When you live in a scarred sports city (Atlanta) and follow a franchise with a history of more doom than confetti (Falcons), great individual seasons are quickly forgotten.
That’s where Ryan is today. This has been, by any measure except for the Falcons’ record, the best season of his career. Statistically, he ranks at or near the top of all significant passer categories. His touchdown-interception ratio: 27-7 (3.9-1). Completion percentage: 68.6. Yards-per-attempt and efficiency rating: His yards per attempt (9.2) and efficiency rating (112.3) are easily at career highs.
Even if you, like most people this side of astrophysicists, don’t understand the efficiency rating formula, just know that Ryan has never broken 100 in eight previous seasons. He is the centerpiece of the NFL’s only offense averaging more than 30 points per game (32.2).
But games like last week tend to bring the masses back to the baggage. So suddenly the narrative changes from “The Falcons’ offense could cause teams problems in the playoffs,” to “They’re going to blow it again.”
Ryan says he has moved on. Falcons coach Dan Quinn never doubted that would happen. But he sent Ryan a text message after the game, just to reaffirm his support.
“I wanted him to know I had his back,” Quinn said. “It’s tough when you go through it, but a game never comes down to one play. He’ll be back.”
Ryan said of Quinn’s text message, “It was just: ‘I know you’re hurting right now, but we’ll get back to work tomorrow and move onto L.A.’ But does it stink? Yeah.”
Ryan will be fine. The loss almost certainly will impact the Falcons standing down the line — if not their ability to make the playoffs or win the NFC South over Tampa Bay, at least their chances of hosting one or two games in the postseason.
But Ryan is a nine-year veteran having an MVP-caliber season. It’s not likely his confidence is suddenly going to be shaken down the stretch.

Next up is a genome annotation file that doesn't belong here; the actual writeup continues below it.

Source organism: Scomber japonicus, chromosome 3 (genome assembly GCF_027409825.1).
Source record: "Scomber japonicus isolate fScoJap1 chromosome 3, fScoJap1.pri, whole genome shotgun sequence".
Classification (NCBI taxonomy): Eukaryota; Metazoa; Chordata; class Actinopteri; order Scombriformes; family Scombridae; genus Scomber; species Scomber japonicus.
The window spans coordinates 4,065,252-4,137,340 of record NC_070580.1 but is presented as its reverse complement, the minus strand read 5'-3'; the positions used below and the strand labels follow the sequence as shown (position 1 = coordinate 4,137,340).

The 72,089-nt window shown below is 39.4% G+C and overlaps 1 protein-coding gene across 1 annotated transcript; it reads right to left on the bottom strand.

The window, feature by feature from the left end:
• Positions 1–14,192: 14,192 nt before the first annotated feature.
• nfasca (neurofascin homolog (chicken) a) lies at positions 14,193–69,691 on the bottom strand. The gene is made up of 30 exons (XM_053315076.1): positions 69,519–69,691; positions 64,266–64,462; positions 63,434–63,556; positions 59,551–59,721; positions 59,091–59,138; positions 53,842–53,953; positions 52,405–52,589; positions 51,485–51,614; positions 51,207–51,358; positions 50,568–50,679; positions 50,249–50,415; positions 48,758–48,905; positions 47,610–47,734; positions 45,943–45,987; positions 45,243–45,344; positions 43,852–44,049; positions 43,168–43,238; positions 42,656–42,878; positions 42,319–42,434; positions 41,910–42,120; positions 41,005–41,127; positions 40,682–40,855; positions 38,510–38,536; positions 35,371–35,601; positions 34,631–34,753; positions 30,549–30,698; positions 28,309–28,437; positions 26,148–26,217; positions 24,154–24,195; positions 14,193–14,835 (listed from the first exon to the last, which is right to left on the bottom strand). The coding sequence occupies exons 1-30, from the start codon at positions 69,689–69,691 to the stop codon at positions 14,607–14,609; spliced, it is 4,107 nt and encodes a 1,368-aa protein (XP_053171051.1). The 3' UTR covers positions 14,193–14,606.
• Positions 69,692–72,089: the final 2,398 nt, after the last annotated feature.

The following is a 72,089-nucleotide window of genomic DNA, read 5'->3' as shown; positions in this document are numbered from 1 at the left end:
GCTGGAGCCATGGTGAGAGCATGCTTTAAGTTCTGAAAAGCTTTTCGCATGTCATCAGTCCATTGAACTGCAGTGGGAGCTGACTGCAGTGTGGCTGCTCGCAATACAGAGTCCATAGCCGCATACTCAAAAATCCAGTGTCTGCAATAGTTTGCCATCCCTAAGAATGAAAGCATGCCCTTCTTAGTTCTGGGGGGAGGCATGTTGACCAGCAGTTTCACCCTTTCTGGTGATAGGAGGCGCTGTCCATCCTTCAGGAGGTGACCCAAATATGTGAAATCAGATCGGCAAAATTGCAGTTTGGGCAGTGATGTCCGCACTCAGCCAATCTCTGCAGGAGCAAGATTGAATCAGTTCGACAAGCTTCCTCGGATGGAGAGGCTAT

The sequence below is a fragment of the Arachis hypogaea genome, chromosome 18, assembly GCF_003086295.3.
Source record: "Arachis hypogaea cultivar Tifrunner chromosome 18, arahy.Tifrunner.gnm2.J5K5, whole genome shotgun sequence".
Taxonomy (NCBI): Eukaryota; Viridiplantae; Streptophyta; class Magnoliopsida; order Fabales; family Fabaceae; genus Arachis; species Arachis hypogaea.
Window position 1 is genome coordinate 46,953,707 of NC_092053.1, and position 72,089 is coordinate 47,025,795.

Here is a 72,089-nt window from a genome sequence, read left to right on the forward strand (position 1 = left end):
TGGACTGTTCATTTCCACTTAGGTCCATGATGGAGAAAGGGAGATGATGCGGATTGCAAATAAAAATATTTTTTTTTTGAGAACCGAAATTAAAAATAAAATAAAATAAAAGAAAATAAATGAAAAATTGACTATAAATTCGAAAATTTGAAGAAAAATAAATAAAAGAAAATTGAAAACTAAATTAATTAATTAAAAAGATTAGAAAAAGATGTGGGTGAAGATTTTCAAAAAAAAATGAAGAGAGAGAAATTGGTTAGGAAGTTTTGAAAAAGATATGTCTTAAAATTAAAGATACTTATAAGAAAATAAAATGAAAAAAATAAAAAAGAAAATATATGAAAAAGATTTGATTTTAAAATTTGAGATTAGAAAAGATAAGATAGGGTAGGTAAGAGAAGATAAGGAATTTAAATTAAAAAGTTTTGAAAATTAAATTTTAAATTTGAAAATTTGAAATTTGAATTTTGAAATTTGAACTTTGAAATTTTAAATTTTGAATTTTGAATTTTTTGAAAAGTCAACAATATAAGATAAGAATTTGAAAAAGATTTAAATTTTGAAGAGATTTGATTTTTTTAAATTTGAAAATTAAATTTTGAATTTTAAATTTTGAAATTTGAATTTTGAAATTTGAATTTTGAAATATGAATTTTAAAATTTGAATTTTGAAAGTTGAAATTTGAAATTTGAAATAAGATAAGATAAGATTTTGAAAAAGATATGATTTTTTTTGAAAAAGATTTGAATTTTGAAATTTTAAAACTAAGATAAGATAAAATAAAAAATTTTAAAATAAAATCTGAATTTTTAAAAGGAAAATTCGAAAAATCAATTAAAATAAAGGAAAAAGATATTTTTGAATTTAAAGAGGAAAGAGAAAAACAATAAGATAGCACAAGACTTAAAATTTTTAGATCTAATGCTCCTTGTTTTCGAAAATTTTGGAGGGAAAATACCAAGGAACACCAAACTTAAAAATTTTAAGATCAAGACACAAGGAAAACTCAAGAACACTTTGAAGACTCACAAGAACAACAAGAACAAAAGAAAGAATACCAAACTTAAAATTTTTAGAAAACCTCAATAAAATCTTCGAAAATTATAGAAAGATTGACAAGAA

“One thing I’ve learned is that, while you have to be self-critical, you don’t need to throw extra salt on the wound,” he said. “You can’t just keep beating yourself up. You know that last play wasn’t good. But there were about 70 other plays in the game that were really good and against a really good defense. More often than not, I’m going to make the play and that’s the mindset that you need to get yourself in.”
Ryan credited his former Boston College offensive coordinator, Dana Bible, for helping him put bad performances behind him, following his first start.
“My redshirt freshman year against Syracuse, I threw three or four interceptions in the first half,” he said. “If we won the game, we would’ve gone to the Fiesta Bowl. I was thrown into action and really struggled in the first half. After that game, (Bible) said, ‘You don’t know how much that’s going to help you in the future. I know it doesn’t feel good now but you’re going to be a much better player from this experience today because you’re going to know how to handle yourself in the future.’ I learned from it.”
As for making two bad decisions and/or throws in a season that has gone so well, Ryan said, “One thing I’ve learned is you get humbled every week in this league. Is that the first time that’s happened in my career? No. I’ve made pretty (bad) plays in my career. But I’ve moved on.”
Even if it seems nobody else has. Until the next game.